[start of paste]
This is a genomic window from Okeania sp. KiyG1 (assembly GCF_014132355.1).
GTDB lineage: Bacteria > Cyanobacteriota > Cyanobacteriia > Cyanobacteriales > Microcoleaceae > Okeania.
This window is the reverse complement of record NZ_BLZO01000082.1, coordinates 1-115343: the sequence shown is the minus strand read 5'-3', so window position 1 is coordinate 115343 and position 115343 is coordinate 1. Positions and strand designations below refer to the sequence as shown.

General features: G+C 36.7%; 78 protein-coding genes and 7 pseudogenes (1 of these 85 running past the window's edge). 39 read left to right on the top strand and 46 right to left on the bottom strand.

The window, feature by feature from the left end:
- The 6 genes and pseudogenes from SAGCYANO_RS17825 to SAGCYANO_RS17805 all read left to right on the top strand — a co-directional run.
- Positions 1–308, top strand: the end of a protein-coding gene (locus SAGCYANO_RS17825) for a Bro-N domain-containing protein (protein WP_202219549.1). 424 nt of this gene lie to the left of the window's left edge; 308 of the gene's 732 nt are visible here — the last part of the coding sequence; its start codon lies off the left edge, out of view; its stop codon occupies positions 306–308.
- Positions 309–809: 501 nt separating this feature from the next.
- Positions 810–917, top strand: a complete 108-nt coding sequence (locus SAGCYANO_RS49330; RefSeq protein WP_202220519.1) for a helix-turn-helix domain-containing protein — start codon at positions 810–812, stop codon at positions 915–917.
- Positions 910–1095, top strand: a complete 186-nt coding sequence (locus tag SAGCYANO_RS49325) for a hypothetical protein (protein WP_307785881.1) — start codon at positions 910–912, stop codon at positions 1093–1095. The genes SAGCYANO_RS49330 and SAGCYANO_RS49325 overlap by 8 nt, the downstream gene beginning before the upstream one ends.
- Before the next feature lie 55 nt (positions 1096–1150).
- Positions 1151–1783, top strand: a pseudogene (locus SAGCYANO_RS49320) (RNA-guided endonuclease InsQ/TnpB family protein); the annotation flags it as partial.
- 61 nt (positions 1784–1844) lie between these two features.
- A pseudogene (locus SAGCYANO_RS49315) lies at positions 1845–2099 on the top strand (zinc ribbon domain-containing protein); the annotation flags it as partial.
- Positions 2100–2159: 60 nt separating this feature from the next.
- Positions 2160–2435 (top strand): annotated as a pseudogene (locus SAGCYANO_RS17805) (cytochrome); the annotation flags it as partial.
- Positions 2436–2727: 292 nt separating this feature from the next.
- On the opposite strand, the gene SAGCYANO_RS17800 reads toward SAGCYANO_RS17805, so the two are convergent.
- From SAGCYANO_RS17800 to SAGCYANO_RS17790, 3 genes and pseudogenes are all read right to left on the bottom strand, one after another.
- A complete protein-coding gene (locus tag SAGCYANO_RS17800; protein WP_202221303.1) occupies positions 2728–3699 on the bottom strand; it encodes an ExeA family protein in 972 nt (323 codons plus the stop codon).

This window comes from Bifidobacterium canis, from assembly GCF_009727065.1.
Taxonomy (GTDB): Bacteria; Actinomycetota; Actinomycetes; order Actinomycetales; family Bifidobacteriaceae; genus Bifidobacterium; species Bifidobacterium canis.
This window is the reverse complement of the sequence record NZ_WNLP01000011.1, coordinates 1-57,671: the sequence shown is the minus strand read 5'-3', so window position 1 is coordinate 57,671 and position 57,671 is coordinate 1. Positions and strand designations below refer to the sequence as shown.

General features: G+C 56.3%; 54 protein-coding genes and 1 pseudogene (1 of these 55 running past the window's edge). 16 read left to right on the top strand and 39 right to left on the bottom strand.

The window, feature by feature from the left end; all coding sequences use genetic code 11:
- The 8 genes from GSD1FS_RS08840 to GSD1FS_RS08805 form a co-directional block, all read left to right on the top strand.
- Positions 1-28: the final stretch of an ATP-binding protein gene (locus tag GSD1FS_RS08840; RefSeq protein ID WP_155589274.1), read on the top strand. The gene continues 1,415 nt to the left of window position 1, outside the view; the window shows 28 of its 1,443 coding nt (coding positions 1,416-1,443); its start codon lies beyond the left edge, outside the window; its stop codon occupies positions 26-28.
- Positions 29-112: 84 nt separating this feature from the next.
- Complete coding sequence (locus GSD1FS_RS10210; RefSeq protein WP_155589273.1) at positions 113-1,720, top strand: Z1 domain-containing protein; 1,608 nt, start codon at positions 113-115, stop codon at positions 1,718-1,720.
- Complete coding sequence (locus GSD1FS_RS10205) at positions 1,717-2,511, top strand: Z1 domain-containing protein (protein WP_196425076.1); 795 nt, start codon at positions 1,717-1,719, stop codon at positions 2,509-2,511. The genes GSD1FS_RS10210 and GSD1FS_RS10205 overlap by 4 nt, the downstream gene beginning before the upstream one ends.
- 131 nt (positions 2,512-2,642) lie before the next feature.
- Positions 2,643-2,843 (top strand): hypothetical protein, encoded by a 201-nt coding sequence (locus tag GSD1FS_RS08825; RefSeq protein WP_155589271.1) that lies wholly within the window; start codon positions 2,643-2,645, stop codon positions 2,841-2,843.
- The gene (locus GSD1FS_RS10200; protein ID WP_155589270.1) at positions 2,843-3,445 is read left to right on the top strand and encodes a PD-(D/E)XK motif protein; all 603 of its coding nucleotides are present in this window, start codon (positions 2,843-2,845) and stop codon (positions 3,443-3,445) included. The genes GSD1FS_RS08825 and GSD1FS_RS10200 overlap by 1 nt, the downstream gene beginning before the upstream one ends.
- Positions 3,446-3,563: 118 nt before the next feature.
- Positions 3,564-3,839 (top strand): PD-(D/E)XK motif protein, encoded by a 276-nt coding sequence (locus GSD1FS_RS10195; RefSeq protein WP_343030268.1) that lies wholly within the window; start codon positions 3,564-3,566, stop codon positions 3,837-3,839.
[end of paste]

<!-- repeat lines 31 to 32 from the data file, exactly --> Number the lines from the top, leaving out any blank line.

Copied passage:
- 131 nt (positions 2,512-2,642) lie before the next feature.
- Positions 2,643-2,843 (top strand): hypothetical protein, encoded by a 201-nt coding sequence (locus tag GSD1FS_RS08825; RefSeq protein WP_155589271.1) that lies wholly within the window; start codon positions 2,643-2,645, stop codon positions 2,841-2,843.